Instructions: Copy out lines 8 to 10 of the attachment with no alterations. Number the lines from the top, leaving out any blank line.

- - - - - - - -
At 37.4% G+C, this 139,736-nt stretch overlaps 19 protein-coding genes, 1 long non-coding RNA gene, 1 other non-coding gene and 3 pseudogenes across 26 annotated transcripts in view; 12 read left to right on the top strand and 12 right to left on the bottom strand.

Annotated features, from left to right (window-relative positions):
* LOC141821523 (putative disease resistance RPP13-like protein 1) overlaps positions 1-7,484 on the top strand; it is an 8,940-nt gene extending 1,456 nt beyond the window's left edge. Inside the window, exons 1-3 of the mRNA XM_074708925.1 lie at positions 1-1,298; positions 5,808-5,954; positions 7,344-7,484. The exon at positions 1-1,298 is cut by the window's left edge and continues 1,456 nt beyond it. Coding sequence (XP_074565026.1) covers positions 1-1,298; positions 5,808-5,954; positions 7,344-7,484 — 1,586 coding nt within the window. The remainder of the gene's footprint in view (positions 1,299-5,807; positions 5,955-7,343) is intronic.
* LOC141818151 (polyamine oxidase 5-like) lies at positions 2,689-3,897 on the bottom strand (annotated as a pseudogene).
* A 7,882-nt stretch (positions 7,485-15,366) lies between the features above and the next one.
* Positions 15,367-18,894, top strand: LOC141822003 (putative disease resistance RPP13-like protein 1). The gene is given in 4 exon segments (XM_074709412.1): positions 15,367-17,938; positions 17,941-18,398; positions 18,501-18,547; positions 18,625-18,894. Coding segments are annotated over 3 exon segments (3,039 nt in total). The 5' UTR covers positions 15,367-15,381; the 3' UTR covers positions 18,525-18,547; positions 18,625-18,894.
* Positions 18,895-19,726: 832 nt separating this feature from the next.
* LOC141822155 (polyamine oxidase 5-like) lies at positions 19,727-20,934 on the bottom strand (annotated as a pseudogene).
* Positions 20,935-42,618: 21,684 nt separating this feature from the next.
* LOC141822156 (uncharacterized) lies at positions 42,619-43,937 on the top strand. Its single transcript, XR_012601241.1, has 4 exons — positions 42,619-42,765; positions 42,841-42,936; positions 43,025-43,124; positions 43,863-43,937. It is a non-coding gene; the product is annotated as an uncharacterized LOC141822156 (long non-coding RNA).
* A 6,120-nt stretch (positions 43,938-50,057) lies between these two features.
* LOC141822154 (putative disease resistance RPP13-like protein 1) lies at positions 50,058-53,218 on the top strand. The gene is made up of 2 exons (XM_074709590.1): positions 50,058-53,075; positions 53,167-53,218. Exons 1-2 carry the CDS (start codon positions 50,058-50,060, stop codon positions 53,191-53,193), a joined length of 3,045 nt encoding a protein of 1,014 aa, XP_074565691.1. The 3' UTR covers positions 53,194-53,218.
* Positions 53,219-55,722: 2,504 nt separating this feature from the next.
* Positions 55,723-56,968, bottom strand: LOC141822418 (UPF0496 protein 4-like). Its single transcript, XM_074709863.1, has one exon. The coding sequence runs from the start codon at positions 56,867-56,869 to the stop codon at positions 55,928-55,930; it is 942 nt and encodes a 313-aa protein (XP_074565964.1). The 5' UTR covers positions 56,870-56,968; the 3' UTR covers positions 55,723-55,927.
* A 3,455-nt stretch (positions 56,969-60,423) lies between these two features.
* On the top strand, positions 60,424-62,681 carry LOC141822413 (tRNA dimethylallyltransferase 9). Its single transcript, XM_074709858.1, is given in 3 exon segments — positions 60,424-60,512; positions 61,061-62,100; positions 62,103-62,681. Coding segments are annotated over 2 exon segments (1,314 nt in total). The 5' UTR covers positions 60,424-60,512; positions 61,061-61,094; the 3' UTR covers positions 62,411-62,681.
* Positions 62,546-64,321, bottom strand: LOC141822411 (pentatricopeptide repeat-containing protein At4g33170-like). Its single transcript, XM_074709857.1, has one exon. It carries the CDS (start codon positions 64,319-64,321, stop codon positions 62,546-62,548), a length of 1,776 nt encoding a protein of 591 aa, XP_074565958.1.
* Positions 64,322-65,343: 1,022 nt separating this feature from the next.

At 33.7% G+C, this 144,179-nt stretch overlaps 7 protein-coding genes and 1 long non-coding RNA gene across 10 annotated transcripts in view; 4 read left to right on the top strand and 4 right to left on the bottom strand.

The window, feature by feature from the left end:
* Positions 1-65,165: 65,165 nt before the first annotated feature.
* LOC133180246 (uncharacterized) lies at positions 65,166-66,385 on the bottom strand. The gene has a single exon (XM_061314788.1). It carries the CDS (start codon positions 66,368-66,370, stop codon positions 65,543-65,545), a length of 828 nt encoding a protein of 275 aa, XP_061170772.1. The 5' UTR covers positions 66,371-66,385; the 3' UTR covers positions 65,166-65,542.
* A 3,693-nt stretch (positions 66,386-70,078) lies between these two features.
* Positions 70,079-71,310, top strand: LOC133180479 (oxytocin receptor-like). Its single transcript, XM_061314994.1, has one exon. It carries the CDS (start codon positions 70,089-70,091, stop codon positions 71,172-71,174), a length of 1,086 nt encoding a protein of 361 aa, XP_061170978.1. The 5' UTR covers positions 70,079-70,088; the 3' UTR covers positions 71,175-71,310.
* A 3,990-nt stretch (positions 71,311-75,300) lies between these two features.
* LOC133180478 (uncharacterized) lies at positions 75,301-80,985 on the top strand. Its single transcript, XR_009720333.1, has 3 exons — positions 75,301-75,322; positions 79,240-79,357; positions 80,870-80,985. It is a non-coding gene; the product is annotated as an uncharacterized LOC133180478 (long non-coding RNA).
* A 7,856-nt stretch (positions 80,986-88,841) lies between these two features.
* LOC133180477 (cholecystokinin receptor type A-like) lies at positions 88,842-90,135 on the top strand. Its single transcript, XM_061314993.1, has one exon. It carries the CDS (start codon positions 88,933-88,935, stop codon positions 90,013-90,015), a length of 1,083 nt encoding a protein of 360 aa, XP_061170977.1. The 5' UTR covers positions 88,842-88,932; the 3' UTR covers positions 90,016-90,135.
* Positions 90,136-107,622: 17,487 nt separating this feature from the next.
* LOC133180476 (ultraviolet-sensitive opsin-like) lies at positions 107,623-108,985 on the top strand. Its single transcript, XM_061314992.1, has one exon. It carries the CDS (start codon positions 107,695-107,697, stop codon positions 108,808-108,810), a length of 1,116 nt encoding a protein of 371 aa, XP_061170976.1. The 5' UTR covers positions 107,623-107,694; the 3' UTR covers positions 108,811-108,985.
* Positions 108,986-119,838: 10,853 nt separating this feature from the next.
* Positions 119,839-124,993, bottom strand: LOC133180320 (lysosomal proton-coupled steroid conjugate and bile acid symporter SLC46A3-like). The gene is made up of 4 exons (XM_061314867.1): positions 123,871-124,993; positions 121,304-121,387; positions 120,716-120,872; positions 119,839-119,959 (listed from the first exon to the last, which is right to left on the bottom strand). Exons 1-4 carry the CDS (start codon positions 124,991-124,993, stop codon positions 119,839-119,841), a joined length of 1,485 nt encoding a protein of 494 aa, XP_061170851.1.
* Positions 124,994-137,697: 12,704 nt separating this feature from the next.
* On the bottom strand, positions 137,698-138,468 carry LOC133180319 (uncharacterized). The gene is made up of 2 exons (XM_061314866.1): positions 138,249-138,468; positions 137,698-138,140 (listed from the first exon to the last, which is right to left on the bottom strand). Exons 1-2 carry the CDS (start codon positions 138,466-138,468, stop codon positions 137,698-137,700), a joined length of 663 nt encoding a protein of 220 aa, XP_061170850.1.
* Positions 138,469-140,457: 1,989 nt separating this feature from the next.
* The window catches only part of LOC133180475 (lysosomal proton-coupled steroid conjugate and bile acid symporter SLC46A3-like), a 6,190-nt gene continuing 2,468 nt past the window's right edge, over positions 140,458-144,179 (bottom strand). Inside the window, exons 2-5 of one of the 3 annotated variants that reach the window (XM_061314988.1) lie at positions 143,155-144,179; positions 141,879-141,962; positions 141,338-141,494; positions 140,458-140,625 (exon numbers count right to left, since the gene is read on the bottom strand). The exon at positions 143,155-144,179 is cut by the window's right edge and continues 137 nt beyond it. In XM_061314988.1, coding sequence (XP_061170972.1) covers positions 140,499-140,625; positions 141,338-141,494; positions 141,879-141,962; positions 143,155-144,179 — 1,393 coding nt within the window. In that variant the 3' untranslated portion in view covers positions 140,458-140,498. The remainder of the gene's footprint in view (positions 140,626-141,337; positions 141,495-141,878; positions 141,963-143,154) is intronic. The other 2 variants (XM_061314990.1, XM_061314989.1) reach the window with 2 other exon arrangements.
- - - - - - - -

* LOC141822155 (polyamine oxidase 5-like) lies at positions 19,727-20,934 on the bottom strand (annotated as a pseudogene).
* Positions 20,935-42,618: 21,684 nt separating this feature from the next.
* LOC141822156 (uncharacterized) lies at positions 42,619-43,937 on the top strand. Its single transcript, XR_012601241.1, has 4 exons — positions 42,619-42,765; positions 42,841-42,936; positions 43,025-43,124; positions 43,863-43,937. It is a non-coding gene; the product is annotated as an uncharacterized LOC141822156 (long non-coding RNA).